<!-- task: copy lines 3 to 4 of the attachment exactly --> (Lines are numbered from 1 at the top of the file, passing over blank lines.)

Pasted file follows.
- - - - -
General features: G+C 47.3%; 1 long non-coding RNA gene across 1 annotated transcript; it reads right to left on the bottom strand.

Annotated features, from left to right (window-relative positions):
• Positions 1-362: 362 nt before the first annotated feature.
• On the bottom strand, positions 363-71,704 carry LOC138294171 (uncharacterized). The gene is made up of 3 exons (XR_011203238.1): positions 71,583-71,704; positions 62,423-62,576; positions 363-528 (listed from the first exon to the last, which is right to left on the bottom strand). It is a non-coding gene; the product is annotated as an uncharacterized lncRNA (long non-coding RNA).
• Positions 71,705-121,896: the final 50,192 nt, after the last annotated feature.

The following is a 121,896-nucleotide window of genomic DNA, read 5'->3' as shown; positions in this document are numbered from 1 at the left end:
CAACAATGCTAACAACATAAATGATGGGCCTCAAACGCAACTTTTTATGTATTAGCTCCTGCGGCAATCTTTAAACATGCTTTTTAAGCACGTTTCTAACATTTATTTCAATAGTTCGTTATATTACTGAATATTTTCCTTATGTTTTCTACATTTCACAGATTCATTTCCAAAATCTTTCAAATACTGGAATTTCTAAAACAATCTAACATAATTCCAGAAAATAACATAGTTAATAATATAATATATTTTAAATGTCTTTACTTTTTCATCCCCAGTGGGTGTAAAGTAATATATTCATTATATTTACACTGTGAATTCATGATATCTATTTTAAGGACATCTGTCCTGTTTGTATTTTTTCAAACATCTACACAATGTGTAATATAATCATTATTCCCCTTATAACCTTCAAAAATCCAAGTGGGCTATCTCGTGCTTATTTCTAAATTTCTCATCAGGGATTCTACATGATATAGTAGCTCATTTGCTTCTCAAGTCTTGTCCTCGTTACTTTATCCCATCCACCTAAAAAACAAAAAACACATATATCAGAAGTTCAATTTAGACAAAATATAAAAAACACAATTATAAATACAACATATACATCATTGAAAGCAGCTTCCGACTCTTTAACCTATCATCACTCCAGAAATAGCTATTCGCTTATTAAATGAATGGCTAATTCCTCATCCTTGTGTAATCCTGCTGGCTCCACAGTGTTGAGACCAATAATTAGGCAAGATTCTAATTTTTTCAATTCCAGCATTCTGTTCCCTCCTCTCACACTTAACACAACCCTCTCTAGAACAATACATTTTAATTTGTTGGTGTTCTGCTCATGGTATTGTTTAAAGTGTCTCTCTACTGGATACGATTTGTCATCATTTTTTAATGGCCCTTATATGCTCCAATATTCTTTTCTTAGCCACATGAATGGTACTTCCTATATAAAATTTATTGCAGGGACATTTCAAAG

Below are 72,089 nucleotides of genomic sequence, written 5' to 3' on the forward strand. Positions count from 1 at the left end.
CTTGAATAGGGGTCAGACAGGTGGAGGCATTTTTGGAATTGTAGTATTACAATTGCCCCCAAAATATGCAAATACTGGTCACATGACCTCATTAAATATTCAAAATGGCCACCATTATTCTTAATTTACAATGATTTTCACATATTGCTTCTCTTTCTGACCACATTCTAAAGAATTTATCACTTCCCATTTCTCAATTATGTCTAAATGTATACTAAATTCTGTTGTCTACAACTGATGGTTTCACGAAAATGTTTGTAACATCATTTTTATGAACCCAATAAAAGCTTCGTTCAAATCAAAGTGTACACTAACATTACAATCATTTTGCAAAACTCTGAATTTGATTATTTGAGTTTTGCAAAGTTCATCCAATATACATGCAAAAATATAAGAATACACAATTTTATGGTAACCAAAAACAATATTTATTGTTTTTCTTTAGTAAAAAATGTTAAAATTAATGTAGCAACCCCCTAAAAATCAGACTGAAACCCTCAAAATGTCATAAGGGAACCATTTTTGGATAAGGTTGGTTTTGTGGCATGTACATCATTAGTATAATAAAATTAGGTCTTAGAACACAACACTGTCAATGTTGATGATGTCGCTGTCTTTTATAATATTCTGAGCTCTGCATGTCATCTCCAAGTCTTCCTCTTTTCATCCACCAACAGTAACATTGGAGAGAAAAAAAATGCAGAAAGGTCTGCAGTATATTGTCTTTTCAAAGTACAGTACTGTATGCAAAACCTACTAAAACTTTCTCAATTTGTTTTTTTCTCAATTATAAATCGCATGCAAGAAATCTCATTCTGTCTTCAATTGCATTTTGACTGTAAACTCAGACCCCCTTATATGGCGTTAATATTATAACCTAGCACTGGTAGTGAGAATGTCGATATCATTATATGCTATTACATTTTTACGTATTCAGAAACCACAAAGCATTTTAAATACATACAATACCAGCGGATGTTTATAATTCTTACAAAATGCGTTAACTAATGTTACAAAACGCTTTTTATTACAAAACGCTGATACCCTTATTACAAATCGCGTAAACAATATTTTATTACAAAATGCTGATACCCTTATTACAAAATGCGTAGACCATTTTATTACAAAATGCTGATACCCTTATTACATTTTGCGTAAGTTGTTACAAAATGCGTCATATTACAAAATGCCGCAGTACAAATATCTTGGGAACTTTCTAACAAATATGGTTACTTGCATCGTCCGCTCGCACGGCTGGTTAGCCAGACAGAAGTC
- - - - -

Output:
• Positions 1-362: 362 nt before the first annotated feature.
• On the bottom strand, positions 363-71,704 carry LOC138294171 (uncharacterized). The gene is made up of 3 exons (XR_011203238.1): positions 71,583-71,704; positions 62,423-62,576; positions 363-528 (listed from the first exon to the last, which is right to left on the bottom strand). It is a non-coding gene; the product is annotated as an uncharacterized lncRNA (long non-coding RNA).